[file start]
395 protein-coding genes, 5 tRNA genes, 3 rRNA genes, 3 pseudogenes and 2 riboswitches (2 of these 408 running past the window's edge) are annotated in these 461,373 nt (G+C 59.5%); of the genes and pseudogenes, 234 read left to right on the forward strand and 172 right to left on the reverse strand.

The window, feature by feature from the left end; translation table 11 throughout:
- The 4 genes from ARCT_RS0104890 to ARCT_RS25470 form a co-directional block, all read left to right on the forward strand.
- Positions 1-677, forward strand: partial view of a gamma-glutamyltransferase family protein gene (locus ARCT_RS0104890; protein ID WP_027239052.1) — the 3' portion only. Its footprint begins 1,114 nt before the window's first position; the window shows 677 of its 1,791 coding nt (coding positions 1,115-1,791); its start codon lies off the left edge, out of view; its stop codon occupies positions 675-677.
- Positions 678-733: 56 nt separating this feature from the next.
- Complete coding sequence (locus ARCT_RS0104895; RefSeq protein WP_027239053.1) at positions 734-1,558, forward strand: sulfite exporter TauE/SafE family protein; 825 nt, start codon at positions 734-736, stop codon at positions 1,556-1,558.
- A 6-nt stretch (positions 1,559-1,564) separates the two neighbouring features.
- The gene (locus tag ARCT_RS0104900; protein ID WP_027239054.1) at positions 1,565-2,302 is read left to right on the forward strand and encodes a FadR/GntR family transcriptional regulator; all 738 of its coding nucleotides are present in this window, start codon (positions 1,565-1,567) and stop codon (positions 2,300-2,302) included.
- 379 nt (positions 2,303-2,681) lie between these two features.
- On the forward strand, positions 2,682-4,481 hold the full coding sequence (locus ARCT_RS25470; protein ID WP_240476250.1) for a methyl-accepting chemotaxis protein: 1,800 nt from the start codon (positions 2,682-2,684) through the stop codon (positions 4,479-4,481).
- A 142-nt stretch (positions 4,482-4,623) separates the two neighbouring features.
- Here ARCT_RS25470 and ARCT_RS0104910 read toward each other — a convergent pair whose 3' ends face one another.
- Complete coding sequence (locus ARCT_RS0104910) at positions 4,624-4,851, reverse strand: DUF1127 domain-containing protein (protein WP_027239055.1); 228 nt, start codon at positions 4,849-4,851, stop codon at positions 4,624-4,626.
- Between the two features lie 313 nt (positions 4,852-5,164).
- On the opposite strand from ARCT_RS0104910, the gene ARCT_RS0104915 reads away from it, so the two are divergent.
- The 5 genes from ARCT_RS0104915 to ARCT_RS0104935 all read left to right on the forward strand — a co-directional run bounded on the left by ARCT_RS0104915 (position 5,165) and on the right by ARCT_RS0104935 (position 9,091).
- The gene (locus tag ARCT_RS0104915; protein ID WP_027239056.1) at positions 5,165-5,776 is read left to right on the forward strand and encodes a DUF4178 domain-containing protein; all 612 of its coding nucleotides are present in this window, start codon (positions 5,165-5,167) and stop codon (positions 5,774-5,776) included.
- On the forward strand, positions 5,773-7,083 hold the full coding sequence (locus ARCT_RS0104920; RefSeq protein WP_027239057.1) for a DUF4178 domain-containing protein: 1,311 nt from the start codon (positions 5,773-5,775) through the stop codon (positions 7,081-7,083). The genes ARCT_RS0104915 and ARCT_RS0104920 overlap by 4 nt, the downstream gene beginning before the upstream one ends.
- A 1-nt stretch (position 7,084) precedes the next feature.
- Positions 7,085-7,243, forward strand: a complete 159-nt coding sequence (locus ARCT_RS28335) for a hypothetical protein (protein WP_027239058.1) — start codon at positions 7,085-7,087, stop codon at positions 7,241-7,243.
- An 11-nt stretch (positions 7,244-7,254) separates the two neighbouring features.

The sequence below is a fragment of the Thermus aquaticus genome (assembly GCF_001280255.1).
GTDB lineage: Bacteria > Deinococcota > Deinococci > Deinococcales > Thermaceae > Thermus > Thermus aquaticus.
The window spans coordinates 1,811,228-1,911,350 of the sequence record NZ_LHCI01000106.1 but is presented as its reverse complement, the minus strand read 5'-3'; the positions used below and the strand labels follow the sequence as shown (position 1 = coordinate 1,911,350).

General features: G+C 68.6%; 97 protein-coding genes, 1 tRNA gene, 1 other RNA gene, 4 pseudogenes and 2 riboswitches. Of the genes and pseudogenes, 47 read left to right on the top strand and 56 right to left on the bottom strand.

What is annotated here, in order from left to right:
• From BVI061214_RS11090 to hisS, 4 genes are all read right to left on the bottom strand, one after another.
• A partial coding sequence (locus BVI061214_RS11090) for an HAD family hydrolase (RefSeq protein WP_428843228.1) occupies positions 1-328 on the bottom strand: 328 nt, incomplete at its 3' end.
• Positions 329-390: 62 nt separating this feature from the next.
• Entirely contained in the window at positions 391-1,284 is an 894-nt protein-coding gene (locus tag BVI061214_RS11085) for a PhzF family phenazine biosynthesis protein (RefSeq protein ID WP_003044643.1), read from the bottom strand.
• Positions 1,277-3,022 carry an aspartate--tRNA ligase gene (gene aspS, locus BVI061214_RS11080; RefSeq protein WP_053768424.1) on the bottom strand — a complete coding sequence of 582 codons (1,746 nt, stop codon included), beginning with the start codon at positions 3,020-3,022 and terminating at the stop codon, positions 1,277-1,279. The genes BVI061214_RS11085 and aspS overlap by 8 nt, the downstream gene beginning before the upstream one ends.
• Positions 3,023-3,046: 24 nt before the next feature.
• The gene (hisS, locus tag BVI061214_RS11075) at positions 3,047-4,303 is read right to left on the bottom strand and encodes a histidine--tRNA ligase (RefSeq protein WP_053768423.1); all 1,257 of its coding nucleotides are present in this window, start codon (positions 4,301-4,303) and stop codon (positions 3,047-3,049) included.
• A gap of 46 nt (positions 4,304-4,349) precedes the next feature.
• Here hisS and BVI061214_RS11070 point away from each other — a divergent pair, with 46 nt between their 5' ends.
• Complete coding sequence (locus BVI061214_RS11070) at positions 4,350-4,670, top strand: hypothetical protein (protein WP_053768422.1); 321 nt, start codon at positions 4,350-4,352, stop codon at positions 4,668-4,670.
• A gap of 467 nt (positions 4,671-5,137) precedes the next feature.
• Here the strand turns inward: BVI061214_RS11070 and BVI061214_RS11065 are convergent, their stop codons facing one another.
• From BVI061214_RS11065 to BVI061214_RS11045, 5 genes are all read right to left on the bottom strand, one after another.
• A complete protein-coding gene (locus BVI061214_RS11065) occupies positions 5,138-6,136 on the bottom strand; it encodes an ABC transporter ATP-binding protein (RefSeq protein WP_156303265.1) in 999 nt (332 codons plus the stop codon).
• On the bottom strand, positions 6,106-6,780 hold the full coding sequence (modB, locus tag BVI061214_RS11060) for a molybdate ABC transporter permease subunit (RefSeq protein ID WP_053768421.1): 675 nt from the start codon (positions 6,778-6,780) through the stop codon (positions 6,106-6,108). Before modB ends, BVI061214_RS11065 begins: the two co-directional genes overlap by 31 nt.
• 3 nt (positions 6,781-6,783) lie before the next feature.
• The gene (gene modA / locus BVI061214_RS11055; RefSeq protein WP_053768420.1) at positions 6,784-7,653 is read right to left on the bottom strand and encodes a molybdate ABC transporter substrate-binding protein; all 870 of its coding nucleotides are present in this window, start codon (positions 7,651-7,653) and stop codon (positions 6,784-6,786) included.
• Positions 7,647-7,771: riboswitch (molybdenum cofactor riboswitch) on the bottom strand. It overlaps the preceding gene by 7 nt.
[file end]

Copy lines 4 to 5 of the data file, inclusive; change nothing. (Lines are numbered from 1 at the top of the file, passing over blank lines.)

- Positions 1-677, forward strand: partial view of a gamma-glutamyltransferase family protein gene (locus ARCT_RS0104890; protein ID WP_027239052.1) — the 3' portion only. Its footprint begins 1,114 nt before the window's first position; the window shows 677 of its 1,791 coding nt (coding positions 1,115-1,791); its start codon lies off the left edge, out of view; its stop codon occupies positions 675-677.
- Positions 678-733: 56 nt separating this feature from the next.